The Nebulous Carrot of the Ill-Defined Deal

How purveyors of inexactitude can negatively affect the M&A process

By Bill Snow

Completing an M&A deal is challenging enough even when the details of the deal are specific. Valuation, cash at closing, contingent payments, seller financing, earn outs, employment agreements, non-competes, and more can make the process fraught with complexity and confusion, but what can make all this complexity and confusion even worse is when a would-be deal maker dangles what I call the nebulous carrot.

The nebulous carrot is simply an ill defined plan (or aspect to the plan) that a “dangler” dangles in front of the target. At first glance, the nebulous carrot seems enticing…and that’s the goal of the nebulous carrot: To get the get the target to jump at an offer without really offering anything.

In reality, the nebulous carrot is nothing but air. Worse, the nebulous carrot is often something the recipient already has. A nebulous carrot is merely a phantom, an apparition, something that isn’t real. The nebulous carrot is a device to get the target to do something without offering anything in return.

Characteristics of the Dangler

To have a nebulous carrot, you first need a dangler. Danglers often can be glib, charming, and engaging people. They pump the ego of the target by lauding the target’s skills and abilities and accomplishments. This is merely a misdirection play, designed to take the recipient’s eye off the prize (a deal that makes sense) and instead, to get the recipient to wallow in her own accomplishments.

Another word for this is flattery.

Now, granted, just because someone is outgoing and gregarious does not mean they’re a dangler of nebulous carrots. It just means you need to pay attention to anything they offer.

Characteristics of a Nebulous Carrot

In the M&A world, a nebulous carrot is simply a soft offer to provide something in the future, after the deal closes, when ill-defined conditions are somehow better. The recipient thinks he’s getting something of value, but in reality, all he’s getting are empty words.

Speaking of empty words, here are a few examples of them:

  • We’ll take care of you in the future…
  • We’ll make you whole when…
  • We’ll do [insert benefit] unless we face some sort of “extenuating circumstance”…
  • We have a plan to make all employees shareholders when profits improve…

Offering to buy a company at a low valuation (perhaps with little or no cash down) plus an offer to “take care of” the seller in the future once outsized profits develop, is a nebulous carrot. Offering something after the deal closes with no details of when or how the offer will be executed, is a nebulous carrot.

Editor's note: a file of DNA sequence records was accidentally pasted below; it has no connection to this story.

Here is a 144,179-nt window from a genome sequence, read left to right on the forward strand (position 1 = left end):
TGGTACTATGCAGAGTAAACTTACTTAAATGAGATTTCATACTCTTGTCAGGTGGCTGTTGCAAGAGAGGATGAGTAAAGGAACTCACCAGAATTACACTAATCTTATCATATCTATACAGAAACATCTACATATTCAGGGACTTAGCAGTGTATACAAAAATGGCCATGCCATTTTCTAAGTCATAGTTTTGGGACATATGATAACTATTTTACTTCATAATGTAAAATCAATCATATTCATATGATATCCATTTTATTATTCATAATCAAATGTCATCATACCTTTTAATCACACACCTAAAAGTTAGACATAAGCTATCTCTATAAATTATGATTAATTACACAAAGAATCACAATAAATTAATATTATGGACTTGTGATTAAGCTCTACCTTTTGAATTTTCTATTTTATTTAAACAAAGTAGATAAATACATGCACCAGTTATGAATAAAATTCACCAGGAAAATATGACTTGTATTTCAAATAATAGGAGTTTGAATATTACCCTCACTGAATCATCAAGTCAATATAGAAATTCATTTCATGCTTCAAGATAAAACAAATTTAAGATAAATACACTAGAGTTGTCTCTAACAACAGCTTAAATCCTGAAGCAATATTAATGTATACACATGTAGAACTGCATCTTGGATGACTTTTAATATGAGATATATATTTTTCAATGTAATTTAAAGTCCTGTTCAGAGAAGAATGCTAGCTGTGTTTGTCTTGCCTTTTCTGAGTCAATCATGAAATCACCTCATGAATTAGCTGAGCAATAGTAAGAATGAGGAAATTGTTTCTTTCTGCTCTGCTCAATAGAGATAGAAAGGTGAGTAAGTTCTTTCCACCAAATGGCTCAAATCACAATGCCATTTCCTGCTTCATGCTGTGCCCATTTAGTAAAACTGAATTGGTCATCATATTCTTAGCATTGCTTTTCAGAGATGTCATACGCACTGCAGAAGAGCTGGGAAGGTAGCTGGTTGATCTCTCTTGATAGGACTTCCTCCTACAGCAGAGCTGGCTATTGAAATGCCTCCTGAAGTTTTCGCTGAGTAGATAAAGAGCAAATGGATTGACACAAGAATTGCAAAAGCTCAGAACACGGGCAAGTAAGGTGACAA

Even if you have an agreement with a dangler, the use of phrases such as “extenuating circumstances” without defining what constitutes an “extenuating circumstance,” is nothing more than a nebulous carrot. After all, without defining these “extenuating circumstances,” the dangler can cite anything as an extenuating circumstance, thus rendering the agreement moot.

If you’d like to me to rephrase the nebulous carrot in the form of a recipe, it would go something like this…

  • Start with a grand idea
  • Stir in excessive words of praise
  • Mix in some total lack of specificity
  • Add a pinch of “we’ll take care of you”
  • And you’ll have a delicious looking nebulous carrot*

* Warning: Contents of the nebulous carrot look bigger in the abstract than in reality

What to do?

Quite simply, get it in writing. Further, make sure you fully understand and define all terms and aspects of any offer. If something in an offer doesn’t make sense or doesn’t work, put together a reasonable counter offer. In fact, you are under no obligation to take the first deal offered. I always recommend the following courses of action when putting together a deal:

  • Don’t be afraid to negotiate.
  • Make sure each side has a full and complete understanding of duties and responsibilities to each other.
  • Pay attention to details – reduce the “moving parts” of a deal and nail down all loose ends.
  • Don’t give anything away – get compensated for all resources, assets, and benefits you bring to the deal.
  • Keep other options open – don’t jump in until you fully understand the deal.

Danglers will run for the hills when you start sorting through all the details and asking for specifics, so don’t be alarmed if conversations and negotiations suddenly stop. This is a good thing. Danglers are time wasters. Demands of specificity will chase away the time wasters.

While deal making often enters the “sausage making” phase (that is to say the individual steps can be messy but the end product is wonderful), a deal will only make sense if you are truly getting something in exchange for giving up something else. And that will only make sense if you take the time to carefully, completely, and exactly detail what you’re getting and what you’re giving up.